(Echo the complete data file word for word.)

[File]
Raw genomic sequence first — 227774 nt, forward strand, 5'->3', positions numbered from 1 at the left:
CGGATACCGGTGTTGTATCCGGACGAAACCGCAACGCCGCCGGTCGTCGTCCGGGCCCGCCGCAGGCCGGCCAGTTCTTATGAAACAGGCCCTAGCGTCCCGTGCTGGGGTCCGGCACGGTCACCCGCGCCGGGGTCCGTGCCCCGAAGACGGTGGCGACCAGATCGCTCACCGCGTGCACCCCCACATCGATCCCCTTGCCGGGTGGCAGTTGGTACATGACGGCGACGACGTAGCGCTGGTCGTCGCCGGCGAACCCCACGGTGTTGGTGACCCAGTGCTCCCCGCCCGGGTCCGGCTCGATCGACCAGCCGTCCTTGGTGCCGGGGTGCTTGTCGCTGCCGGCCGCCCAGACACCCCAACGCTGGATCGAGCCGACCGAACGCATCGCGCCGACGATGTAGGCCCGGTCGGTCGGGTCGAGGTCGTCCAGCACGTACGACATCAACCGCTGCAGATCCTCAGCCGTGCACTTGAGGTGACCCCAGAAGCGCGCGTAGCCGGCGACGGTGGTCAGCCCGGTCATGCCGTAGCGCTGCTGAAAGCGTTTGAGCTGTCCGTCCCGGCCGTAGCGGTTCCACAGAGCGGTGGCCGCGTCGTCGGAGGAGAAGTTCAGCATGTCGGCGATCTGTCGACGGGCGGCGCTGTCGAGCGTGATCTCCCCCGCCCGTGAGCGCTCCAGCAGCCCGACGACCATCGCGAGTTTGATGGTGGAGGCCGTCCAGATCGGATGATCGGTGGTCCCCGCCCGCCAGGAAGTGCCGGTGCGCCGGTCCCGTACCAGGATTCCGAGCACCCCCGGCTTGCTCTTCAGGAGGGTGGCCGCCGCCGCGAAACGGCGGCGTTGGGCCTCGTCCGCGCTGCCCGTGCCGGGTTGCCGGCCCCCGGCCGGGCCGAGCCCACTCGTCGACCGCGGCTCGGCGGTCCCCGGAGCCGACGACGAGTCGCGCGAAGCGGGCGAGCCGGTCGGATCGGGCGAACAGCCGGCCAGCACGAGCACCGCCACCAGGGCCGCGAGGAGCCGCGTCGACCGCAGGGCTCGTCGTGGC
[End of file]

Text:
Raw genomic sequence first — 227774 nt, forward strand, 5'->3', positions numbered from 1 at the left:
CGGATACCGGTGTTGTATCCGGACGAAACCGCAACGCCGCCGGTCGTCGTCCGGGCCCGCCGCAGGCCGGCCAGTTCTTATGAAACAGGCCCTAGCGTCCCGTGCTGGGGTCCGGCACGGTCACCCGCGCCGGGGTCCGTGCCCCGAAGACGGTGGCGACCAGATCGCTCACCGCGTGCACCCCCACATCGATCCCCTTGCCGGGTGGCAGTTGGTACATGACGGCGACGACGTAGCGCTGGTCGTCGCCGGCGAACCCCACGGTGTTGGTGACCCAGTGCTCCCCGCCCGGGTCCGGCTCGATCGACCAGCCGTCCTTGGTGCCGGGGTGCTTGTCGCTGCCGGCCGCCCAGACACCCCAACGCTGGATCGAGCCGACCGAACGCATCGCGCCGACGATGTAGGCCCGGTCGGTCGGGTCGAGGTCGTCCAGCACGTACGACATCAACCGCTGCAGATCCTCAGCCGTGCACTTGAGGTGACCCCAGAAGCGCGCGTAGCCGGCGACGGTGGTCAGCCCGGTCATGCCGTAGCGCTGCTGAAAGCGTTTGAGCTGTCCGTCCCGGCCGTAGCGGTTCCACAGAGCGGTGGCCGCGTCGTCGGAGGAGAAGTTCAGCATGTCGGCGATCTGTCGACGGGCGGCGCTGTCGAGCGTGATCTCCCCCGCCCGTGAGCGCTCCAGCAGCCCGACGACCATCGCGAGTTTGATGGTGGAGGCCGTCCAGATCGGATGATCGGTGGTCCCCGCCCGCCAGGAAGTGCCGGTGCGCCGGTCCCGTACCAGGATTCCGAGCACCCCCGGCTTGCTCTTCAGGAGGGTGGCCGCCGCCGCGAAACGGCGGCGTTGGGCCTCGTCCGCGCTGCCCGTGCCGGGTTGCCGGCCCCCGGCCGGGCCGAGCCCACTCGTCGACCGCGGCTCGGCGGTCCCCGGAGCCGACGACGAGTCGCGCGAAGCGGGCGAGCCGGTCGGATCGGGCGAACAGCCGGCCAGCACGAGCACCGCCACCAGGGCCGCGAGGAGCCGCGTCGACCGCAGGGCTCGTCGTGGC